Learning about Van Dyke printing

I put my name down for this course just the previous afternoon. I hadn’t thought that I wanted to learn this technique, mainly because the resulting print is sepia in colour. I have a bit of a thing about sepia-tinted photographs because I have worked with collections of historical images and found people tend to want to use the stereotype of sepia = historical photograph. When I was leading a project to digitise local history images in 2002 to 2004, I wouldn’t let anyone use any shade of sepia in the website design. I loathe the nostalgia-fest look.

The Van Dyke technique is a photographic technique of printmaking, so I was concerned we’d end up with images that just looked like old photos turned a sepia colour for a nostalgic newspaper supplement. Then I had spotted that the examples Northern Print showed had interesting edges and had the potential to look like indie band album covers. I decided it was a good technique to learn – just in case I ever come across an indie band who’d like to commission me to create that sort of an album cover and publicity shot.

The negative and horizontally flipped image.

The negative and horizontally flipped image.

Andrew Wright was our tutor. He gave an overview and showed us examples of Van Dyke prints, explaining what had worked and what hadn’t worked so well. He warned us that the results can be a bit unpredictable.

We painted some paper with the photo-sensitive Van Dyke solution in two layers, with some drying time in between layers and after.

We had each brought a few colour images on USB sticks. Andrew advised on which might work best, some basic enhancements to increase the chance of the picture working in the Van Dyke process, and how to change them from colour to a black-and-white negative on the computer in Photoshop (a quite elderly version), and flip horizontally. The images were printed out onto a type of acetate.

The test strip, with a blank strip in the middle.

The test strip, with a blank strip in the middle.

The next stage was to do a test strip. We all put our 1st negative on the ultraviolet light box, picked an area that we thought would be a good area to test, preferably showing the full tonal range of the image, and used black card to block off the rest of the negative.

Andrew suggested trying three times with 20 seconds between them. The shortest time should produce the lightest print and the longest time the darkest. We moved the coated paper over the exposed strip of negative. Whilst waiting for the machine to work, we discussed the dangers of too much exposure to UV light. The middle exposure didn’t work, leaving the blank strip in the middle. This was because the UV light box had only pretended to work the second time.

After exposing the negative and paper to the light, we processed it in a series of trays of water, developer and more water.

Exposed for the same amount of time simultaneously but paper coated by different people.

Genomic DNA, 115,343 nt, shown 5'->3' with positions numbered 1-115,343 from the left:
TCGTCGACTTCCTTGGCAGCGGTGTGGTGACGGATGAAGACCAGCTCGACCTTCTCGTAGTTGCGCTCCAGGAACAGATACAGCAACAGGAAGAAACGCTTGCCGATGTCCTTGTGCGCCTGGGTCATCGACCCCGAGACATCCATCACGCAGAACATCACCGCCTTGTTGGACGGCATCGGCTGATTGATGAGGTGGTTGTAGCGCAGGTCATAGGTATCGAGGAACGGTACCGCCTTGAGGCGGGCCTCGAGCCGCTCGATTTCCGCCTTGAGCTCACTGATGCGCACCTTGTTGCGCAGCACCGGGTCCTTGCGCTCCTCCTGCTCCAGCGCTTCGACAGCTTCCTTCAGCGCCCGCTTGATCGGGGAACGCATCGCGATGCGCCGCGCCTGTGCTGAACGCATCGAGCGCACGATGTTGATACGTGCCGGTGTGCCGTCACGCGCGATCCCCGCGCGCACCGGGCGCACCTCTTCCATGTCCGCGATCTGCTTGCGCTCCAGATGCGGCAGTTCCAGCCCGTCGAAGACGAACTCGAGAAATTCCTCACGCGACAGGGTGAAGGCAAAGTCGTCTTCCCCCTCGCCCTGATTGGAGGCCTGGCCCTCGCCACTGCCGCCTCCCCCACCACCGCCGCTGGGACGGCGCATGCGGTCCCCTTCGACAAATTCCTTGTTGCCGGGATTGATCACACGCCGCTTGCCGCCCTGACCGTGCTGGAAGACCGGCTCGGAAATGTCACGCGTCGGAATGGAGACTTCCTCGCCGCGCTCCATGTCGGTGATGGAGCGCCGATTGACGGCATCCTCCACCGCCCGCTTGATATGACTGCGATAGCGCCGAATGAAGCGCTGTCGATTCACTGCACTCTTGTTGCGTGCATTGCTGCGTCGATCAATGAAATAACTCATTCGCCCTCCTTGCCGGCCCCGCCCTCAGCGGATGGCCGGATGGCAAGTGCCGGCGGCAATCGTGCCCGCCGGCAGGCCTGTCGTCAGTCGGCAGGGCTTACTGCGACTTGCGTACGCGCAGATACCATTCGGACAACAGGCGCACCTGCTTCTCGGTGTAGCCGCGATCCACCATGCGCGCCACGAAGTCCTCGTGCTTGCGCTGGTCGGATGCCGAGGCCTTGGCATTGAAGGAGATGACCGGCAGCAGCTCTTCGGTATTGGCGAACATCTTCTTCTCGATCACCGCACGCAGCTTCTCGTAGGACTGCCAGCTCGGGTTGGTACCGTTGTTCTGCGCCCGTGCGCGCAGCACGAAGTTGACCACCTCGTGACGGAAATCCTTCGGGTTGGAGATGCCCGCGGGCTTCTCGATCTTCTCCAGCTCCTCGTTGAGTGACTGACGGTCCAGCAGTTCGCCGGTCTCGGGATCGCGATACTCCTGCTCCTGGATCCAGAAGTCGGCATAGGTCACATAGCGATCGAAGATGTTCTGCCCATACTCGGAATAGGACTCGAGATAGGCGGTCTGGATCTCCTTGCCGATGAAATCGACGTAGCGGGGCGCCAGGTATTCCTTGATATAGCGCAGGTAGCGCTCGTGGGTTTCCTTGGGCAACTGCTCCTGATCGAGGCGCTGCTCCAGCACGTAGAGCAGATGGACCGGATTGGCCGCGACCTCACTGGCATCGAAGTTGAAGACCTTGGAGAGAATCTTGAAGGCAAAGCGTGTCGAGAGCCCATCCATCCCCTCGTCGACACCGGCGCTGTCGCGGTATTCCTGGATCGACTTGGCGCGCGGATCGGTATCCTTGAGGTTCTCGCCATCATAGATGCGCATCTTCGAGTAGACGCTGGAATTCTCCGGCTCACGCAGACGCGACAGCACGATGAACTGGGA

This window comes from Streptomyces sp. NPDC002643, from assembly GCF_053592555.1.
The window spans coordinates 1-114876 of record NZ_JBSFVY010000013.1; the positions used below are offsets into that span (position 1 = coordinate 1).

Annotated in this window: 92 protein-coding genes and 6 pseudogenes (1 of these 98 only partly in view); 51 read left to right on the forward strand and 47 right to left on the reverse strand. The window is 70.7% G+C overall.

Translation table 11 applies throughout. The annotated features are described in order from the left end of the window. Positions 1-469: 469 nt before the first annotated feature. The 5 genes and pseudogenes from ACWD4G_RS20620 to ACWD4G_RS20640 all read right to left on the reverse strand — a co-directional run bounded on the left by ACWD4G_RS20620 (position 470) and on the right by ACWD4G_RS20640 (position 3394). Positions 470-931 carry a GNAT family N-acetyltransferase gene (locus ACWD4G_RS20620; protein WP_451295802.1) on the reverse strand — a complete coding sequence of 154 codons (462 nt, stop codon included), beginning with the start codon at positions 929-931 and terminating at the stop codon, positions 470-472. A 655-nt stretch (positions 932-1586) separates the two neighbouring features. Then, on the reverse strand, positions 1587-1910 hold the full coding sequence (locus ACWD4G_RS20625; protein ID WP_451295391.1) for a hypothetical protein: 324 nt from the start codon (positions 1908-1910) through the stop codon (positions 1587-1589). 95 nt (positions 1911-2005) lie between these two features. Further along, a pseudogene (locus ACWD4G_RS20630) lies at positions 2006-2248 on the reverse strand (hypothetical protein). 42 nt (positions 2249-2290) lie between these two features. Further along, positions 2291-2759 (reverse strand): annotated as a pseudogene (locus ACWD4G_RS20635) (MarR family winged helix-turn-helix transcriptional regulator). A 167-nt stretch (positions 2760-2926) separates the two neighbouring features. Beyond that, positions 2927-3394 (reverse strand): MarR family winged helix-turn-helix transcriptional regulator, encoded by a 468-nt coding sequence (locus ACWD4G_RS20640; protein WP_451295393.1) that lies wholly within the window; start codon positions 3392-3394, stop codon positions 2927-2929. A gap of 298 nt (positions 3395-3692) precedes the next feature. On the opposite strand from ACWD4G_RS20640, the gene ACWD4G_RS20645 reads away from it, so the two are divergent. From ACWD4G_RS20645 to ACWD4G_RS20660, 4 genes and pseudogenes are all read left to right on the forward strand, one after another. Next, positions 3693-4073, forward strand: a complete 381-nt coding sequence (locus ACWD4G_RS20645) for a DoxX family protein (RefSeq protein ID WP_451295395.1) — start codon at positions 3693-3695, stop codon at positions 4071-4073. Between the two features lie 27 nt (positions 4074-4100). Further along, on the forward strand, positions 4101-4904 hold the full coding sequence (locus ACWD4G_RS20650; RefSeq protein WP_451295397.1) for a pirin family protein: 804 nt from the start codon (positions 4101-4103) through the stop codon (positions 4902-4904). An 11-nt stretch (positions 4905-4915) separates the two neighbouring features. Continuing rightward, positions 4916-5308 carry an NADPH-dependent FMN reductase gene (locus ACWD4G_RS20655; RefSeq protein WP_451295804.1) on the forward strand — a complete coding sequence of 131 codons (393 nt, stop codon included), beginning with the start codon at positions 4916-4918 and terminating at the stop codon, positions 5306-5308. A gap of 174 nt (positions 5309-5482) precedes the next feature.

Exposed for the same amount of time simultaneously but paper coated by different people.

Andrew had brought some paper he had prepared so we had plenty to work with and I was the first to try one of the pieces of paper I had prepared and one of that Andrew had prepared the previous evening.

As soon as I took them off the lightbox, I could see that they proved one of the points Andrew had made earlier about the variability of results.

The darker orange image is the paper that Andrew had prepared, the more yellow paper is the one I prepared. The paper had been coated with the same solution and both pieces of paper had been exposed for the same amount of time in the light box. The darker one turned out lighter when developed. It was difficult to tell how light or dark the print would be eventually. The colour changes as the print is processed and as it dries. The print may take a week or two to reach its eventual colour.

It was fascinating to see how the different images brought by the group worked. The gothic windows with the trees beyond, photographs of buildings in Rome worked really well. The photo of trees shown below looked as if there were a light layer of snow on the leaves and retained fine detail.

Lots of our images in the final water soaking tray.

Lots of our images in the final water soaking tray.

Photographing and drying the prints.

Photographing and drying the prints at the end of the day.

I thoroughly enjoyed the day. The people on the course were lovely. I realised halfway through the day that we were working in very collaborative and cooperative ways and had rapidly turned into a team.

I was happy with the prints I took home. I’m not sure whether I will try the process again (it’s not so easy to get the chemicals) but I do like the purple-brown colour of the darker prints and have wondered about experimenting with how the solution is painted onto the paper, perhaps at that stage creating a simple image that works with the photographic image. Maybe cutting the negative into a relevant shape would look interesting. I would like to try photos of some other subjects, especially portraits.

As I look at these images, I keep thinking that they’d look like indie rock album covers with just a title and a band name added. If any indie bands want to commission me, I’d definitely do some more.








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